Brief Encounter is one of those films that is concurrently a romance film, but perhaps even more, a brooding psychological study of relational torment. Lean’s film is probably the granddaddy of all the tragically transient love stories ever filmed, along with Casablanca (1942). Lean’s film though, is perhaps more psychologically fraught than most, as the blossoming love between the man and woman is contrasted by their anguish stemming from both of them being married to others. This dichotomy between their love for each other and the anguish they feel because of it makes the film simultaneously romantic, distressing and deeply observant. It's one of Lean’s greatest films.
Celia Johnson stars as Laura, housewife and mother of 2 children. We meet her at the beginning of the film in a train station, sitting with Alec (Trevor Howard) when an acquaintance interrupts their meeting. Alec leaves the table, places a hand on Laura’s shoulder and leaves for a train. Little do we realize that they have been carrying on an affair, and THAT was their parting moment. Lean’s film then recounts, in a somewhat disjointed fashion, how they meet, how they begin to connect and fall in love, and then their inner turmoil that is played out in their struggle to carry on an impossible affair, one which it seems they both know will never be consummated.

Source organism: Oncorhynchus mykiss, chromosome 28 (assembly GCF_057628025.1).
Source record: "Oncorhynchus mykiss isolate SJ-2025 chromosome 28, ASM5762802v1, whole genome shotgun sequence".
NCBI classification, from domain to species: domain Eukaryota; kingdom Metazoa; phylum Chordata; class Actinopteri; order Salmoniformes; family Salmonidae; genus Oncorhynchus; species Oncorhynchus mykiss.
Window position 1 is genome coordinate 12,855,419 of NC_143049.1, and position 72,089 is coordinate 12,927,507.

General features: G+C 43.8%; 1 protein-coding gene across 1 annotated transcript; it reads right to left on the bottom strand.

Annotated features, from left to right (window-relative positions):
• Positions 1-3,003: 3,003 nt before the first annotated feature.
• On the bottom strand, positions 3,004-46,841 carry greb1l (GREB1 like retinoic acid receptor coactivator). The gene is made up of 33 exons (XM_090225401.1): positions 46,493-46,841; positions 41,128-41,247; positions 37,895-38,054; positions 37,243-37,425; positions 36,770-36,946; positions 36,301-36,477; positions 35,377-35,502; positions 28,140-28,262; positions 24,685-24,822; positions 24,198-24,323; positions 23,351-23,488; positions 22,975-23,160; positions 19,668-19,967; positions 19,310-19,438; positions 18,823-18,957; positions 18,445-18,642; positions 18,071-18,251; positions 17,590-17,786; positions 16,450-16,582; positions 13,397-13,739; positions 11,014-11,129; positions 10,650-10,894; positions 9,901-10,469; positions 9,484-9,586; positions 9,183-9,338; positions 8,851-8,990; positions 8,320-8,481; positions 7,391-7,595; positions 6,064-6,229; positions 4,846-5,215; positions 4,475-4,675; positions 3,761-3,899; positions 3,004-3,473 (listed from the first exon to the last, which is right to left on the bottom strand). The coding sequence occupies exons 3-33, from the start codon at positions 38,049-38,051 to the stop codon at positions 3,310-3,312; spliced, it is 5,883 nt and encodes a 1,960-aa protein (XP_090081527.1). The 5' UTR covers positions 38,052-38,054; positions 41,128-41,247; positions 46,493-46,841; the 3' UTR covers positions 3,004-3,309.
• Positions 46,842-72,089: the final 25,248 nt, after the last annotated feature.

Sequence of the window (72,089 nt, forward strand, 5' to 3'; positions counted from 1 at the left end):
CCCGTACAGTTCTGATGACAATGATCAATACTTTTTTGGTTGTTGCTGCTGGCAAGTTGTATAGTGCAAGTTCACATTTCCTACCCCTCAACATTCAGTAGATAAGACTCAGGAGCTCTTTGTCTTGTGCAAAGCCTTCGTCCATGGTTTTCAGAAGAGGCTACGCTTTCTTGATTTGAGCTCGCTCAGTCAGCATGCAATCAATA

Lean’s film often plays more like a film noir of sorts than a traditional romance. Partly this stems from a certain aspect that incorporates narration on the part of Laura, inviting us into her inner thoughts and struggles. Furthermore, the flashback structure and to an even greater degree, the lighting and shadows often feel very much like film noir, especially in scenes at the train station. I think it’s this shadowy quality that gives the film an element of danger and suspense, keeping the film far from any soapy, melodramatic aspects and instead providing more of a darker impact to the doomed affair. Therefore, to call it a straight romance film is painting it into a corner.
Brief Encounter is ultimately a very depressing and distressing film. There is a certain guilt and hopelessness explored, especially on the part of the Laura character, which remains unshakable and ultimately that which speaks the loudest. There’s a moment when she says, “I want to die. If only I could die.” There is no comfort for her. She cannot shake his passion and only death itself could relieve her. The fact that it appears that the affair remains unconsummated is due to Laura’s refusal to relent to her desires. Her moral compass remains directed toward her husband even though her physical and psychological desires remain fixated on Alec. One gets the sense that Laura is rather sorry that her relationship with Alec ever began in the first place. It would appear that it has done nothing but create and breed a dissatisfaction with the status quo, and will be a torment to her until her dying day- this fact that she cannot have this man that she so desperately wants. Celia Johnson is able to convey this turmoil throughout her remarkably reserved and composed performance and it remains a brilliant character study to this day. Helping the film along is also Rachmaninoff’s Piano Concerto No. 2 as it punctuates the proceedings in memorable fashion.